BARROW, Alaska — A mile off the coast of the continent’s northernmost city, Josh Jones gunned his four-wheeler over ridges of buckling ice and through pools of turquoise water, where normally there would be a vast sheen of ice and snow.
Last week I took my partner Darby out for dinner to celebrate our four-year anniversary. It was a clear Monday evening—the sky baby blue and cloudless—and we were halfway through our first drink when the air suddenly seemed charged with an icy electricity. Tree limbs overhead rustled frenetically, then we heard rumbling in the distance.
In a bid to make the case for stronger climate change goals under the UN climate process, 20 of the world’s most vulnerable nations have, today, shown how drastic action to cut greenhouse gas emissions, and hold global temperature rise to below 1.5C could protect those most at risk of climate change impacts.
1075 feet. That’s the water level Lake Mead must stay above before mandatory multi-state water rationing goes into effect. A level just 25 feet above the highest intake pipe used to supply cities across the Desert Southwest. Last night water levels at the key national water storage facility fell below that hard line to 1074.99 feet — a record low never before seen in all of its history.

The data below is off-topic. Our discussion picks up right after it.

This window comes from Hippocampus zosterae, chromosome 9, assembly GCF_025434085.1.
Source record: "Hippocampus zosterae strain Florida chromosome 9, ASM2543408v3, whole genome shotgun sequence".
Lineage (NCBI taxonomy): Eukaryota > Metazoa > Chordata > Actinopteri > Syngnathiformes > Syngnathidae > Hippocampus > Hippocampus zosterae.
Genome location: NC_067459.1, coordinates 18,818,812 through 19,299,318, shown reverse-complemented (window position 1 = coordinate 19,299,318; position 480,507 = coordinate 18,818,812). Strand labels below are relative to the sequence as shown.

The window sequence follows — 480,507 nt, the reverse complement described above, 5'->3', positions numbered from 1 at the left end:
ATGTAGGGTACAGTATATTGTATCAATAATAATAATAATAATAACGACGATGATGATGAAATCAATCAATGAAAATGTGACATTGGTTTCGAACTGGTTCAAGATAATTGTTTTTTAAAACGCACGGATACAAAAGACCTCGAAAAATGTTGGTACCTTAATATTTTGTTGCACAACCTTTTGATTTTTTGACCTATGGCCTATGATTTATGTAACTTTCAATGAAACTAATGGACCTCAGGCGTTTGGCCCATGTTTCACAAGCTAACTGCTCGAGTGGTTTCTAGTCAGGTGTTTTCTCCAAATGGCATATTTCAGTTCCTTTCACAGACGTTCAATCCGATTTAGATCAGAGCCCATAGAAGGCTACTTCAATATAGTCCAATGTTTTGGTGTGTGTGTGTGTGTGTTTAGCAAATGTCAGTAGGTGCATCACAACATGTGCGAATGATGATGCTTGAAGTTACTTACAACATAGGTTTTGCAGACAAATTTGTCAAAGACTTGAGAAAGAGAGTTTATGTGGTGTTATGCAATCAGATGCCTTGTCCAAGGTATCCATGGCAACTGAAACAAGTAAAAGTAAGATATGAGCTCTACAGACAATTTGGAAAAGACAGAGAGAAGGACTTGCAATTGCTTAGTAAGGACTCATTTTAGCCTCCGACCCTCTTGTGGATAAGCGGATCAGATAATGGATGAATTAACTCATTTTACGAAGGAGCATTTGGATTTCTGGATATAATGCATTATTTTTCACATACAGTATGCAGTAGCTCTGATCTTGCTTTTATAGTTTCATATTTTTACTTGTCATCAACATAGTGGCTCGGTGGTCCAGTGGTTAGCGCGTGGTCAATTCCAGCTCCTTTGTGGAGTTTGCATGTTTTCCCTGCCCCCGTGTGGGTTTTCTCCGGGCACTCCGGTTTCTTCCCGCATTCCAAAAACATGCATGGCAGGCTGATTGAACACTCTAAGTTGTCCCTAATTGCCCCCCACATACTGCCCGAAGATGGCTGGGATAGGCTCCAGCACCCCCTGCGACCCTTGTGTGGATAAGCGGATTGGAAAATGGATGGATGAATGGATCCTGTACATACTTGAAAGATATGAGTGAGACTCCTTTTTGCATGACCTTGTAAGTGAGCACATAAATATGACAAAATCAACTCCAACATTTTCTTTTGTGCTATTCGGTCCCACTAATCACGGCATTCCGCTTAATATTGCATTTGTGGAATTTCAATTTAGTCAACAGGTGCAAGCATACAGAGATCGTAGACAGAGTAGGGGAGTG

WASHINGTON — More people will be exposed to floods, droughts, heat waves and other extreme weather associated with climate change over the next century than previously thought, according to a new report in the British medical journal Th
An analysis using updated global surface temperature data disputes the existence of a 21st century global warming slowdown described in studies including the latest Intergovernmental Panel on Climate Change (IPCC) assessment.
New evidence has linked Arctic warming with severe weather in countries including the UK and US.
Professor Edward Hanna and PhD student Richard Hall, from the University of Sheffield's Department of Geography, are part of a select group of international climate scientists investigating links between Arctic climate change and extreme weather in the northern mid-latitudes.
A recent article published in Local Environment highlights the widening gap of inequality between the wealthy and the poor of California, specifically in relation to the State's current drought.
The authors, Stephanie Pincetl and Terri Hogue, discuss what has caused these inequalities to expand -- the outdated and unsupervised water regulations still currently used, combined with decentralized local control means using and sourcing water comes down to the simple matter of what people can and cannot afford.